Ky. House races 2012: GOP leader Hoover lays out strategies, says Republicans to raise $750K
06/11/2012 01:23 PM
After toiling in the minority for decades, House Republicans say 2012 offers them a chance to get close or take control of the state’s lower chamber and are preparing their most cohesive strategy and fundraising efforts yet, their leader said.
With 41 Republicans in the 100-seat chamber, House Republicans would have to flip 10 seats in November to take control.
In an interview with Pure Politics, House Republican floor leader Jeff Hoover of Jamestown cited two issues that Republicans plan to use against Democrats. One is the first draft of the 2010 budget bill proposed by House Democrats and approved by all the Democrats except Rep. Jim Wayne of Louisville that included $1.1 billion in new bonds to pay for construction projects such as schools. Democrats said the projects would spur the economy, but Hoover said it was “would have increased Kentucky’s debt to the highest level in state history.” (3:00)
Secondly, Hoover said Republicans will criticize Democrats over an issue raised by the Catholic Conference of Kentucky, in which representatives from that group say Democratic leaders went back on their word. An article in the conference’s newsletter with the headline “Session marred by broken promise,” said House Democratic leaders promised to allow a bill to come to the floor that would require a face-to-face consulting between a doctor and a woman seeking to have an abortion. In exchange, House Democrats asked that no other amendments be placed on that bill, the article says.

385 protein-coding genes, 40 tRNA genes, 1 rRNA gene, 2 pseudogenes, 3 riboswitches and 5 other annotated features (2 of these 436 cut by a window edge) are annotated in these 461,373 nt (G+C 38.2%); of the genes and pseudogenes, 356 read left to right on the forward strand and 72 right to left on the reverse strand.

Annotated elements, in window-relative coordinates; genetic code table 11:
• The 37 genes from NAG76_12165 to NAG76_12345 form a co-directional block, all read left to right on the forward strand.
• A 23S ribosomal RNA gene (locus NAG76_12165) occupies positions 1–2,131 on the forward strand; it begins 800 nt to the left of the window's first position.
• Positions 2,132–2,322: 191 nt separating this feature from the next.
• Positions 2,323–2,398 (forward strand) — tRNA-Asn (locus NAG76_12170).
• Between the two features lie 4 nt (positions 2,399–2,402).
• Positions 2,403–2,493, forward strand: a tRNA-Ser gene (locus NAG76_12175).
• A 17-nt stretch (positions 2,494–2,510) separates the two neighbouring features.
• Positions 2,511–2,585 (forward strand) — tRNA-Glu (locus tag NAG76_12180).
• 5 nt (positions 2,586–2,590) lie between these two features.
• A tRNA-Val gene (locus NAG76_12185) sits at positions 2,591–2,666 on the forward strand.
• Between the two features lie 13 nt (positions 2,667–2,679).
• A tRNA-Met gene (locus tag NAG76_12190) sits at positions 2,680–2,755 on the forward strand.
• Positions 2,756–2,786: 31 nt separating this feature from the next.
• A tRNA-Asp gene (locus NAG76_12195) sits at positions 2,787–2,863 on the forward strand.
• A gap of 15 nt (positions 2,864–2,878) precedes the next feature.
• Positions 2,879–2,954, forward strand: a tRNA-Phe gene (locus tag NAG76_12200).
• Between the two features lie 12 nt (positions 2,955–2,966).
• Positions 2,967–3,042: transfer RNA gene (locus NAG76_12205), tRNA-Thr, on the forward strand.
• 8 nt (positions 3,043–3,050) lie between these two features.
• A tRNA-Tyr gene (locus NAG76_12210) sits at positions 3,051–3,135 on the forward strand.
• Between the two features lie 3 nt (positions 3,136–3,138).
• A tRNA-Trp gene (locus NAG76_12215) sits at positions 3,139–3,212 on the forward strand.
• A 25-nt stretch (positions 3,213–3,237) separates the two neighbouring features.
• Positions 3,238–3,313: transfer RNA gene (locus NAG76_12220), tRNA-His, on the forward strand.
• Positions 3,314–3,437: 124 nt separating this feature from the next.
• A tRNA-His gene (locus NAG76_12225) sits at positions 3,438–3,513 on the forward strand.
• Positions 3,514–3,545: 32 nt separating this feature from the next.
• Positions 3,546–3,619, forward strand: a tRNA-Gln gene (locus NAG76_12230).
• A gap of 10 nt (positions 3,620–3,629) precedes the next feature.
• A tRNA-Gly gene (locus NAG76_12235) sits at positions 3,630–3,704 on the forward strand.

House Speaker Greg Stumbo, D-Prestonsburg, told Pure Politics in a statement that he was aware supporters of the informed consent bill were making a pitch for such a deal but said he wasn’t involved in it and didn’t make a commitment.
“I had been told that supporters were trying to get a clean bill, but I wasn’t the lead person in this discussion and don’t recall hearing anything official about its progress,” Stumbo said. “I never commit to vote for a bill until I see it, especially on this issue.”
Hoover said Republicans plan to link Democratic candidates to President Barack Obama (2:30 of the video). And he also responded to questions about the Democrats’ efforts to link Republicans to to Senate President David Williams (6:45).
House Republicans have been outspent exponentially in recent elections. For instance, in 2010, the House Democratic caucus raised more than $1 million in that election cycle. The House Republicans collected about $112,000.
As of the last finance report in December 2011, the House Republicans had $4,741 on hand. The House Democratic caucus had $543,250.
Hoover said the GOP caucus aims to get to get about $750,000 between the caucus fund and the Republican Party of Kentucky’s House trust fund.
“We have five fundraisers in the next two weeks scheduled,” he said. The House Republican caucus held one in Louisville Thursday night featuring remarks from Hoover, former state representative and now Agriculture Commissioner James Comer and Cathy Bailey, the former U.S. ambassador to Latvia for President George W. Bush.
Find out how much the caucus already has raised this year at (2:00 of the second video).
That segment begins with Hoover answering a question about whether Hoover could work across party lines, if the Republicans eventually gain control of the House sometime in the future.
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